Researchers find the most effective influencer tactics for brands
By our News Team | 2022
Academics claim this is the first systematic assessment of influencer ROI and what pays off for companies using this marketing approach.
The practice of influencer marketing has been in many companies’ marketing mix for years, but quantifying the best path to return on investment has traditionally been difficult, with most data proprietary to social platforms and specialist agencies.
Now researchers at the University of Colorado in the US have come up with a number of key tactics they believe companies should use to maximise the effectiveness of their influencer marketing strategies.
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“Influencer marketing is a global phenomenon and brands are throwing tons of money at it,” lead researcher Jonathan Zhang said. “We have anecdotes of success here and there, but there’s never been a systematic assessment of what is the return on investment, what investments paid off, and which ones were a dud.”
Among the key effectiveness strategies from the research:
Choose the right influencer for a campaign
While findings support conventional wisdom that partnerships with influencers with more followers see more return on investment than those with fewer, Zhang discovered that post frequency may impact campaign results. Influencers who post infrequently don’t have enough presence on users’ feeds, and conversely, those who post too often also don’t connect with audiences as effectively.
Advertisers looking to maximise the return on investment on an influencer campaign should consider more than just their influencer’s behaviour and reach. Digging deeper into the data, Zhang found that subtle differences in an influencer’s content and their audience makeup also impact a campaign’s effectiveness. Unsurprisingly, when goods and services being promoted match an influencer’s theme and audience profile, campaigns perform better than when there’s little affinity between the audience and the content.
The best messaging for social influencer campaigns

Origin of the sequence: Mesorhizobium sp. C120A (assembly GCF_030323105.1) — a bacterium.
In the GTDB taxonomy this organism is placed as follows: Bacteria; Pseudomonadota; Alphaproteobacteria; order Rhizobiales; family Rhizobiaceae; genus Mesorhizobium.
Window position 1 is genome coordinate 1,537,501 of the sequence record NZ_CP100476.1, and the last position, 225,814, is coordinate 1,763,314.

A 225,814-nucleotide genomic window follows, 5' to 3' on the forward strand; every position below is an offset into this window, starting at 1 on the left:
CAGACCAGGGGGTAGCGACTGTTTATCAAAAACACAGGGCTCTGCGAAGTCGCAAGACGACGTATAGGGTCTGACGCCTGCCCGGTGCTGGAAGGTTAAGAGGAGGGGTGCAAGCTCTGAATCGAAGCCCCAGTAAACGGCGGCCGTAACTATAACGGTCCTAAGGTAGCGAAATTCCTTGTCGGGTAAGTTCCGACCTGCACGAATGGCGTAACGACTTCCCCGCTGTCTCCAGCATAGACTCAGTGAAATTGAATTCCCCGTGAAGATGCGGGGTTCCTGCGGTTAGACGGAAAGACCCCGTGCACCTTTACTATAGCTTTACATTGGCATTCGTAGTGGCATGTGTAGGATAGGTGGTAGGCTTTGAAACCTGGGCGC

A successful influencer campaign requires more than just carefully selecting a social media personality that aligns with marketing goals. As with traditional advertising, influencers’ framing of product messaging affects audiences’ reaction to them. Zhang discovered that social media users have different expectations of authenticity when viewing sponsored posts.
Campaigns that performed most successfully featured original content such as text and graphics created by the influencers themselves, rather than repurposing material created by marketers. While Zhang suggests providing key messaging points to influencers, give them the license to authentically represent their own voice with the piece. That also includes granting influencers the ability to be honest about the product: Gushing, overly positive posts don’t deliver the same return on investment as more balanced and measured approaches that include product critique.
Opening the black box
Most of the digital marketing world is guided by proprietary algorithms and internal processes that, by nature, are shielded from scrutiny. Because of this, marketers have had to rely on spotty third-party data or anecdotal evidence when planning influencer campaigns. Often, that has led to spending decisions being made by gut instinct—a practice Zhang hopes to eliminate by helping advertisers develop best practices.
“This research is trying to cut straight through the fluff and let the hard numbers speak” Zhang said. “The influencer marketing space is an emerging area and there’s a lot of inefficiency and wasted resources from guesswork. We aim to fix this issue and use numbers to paint a compelling story.”
The research appears in the academic publication Journal of Marketing. Find out more here.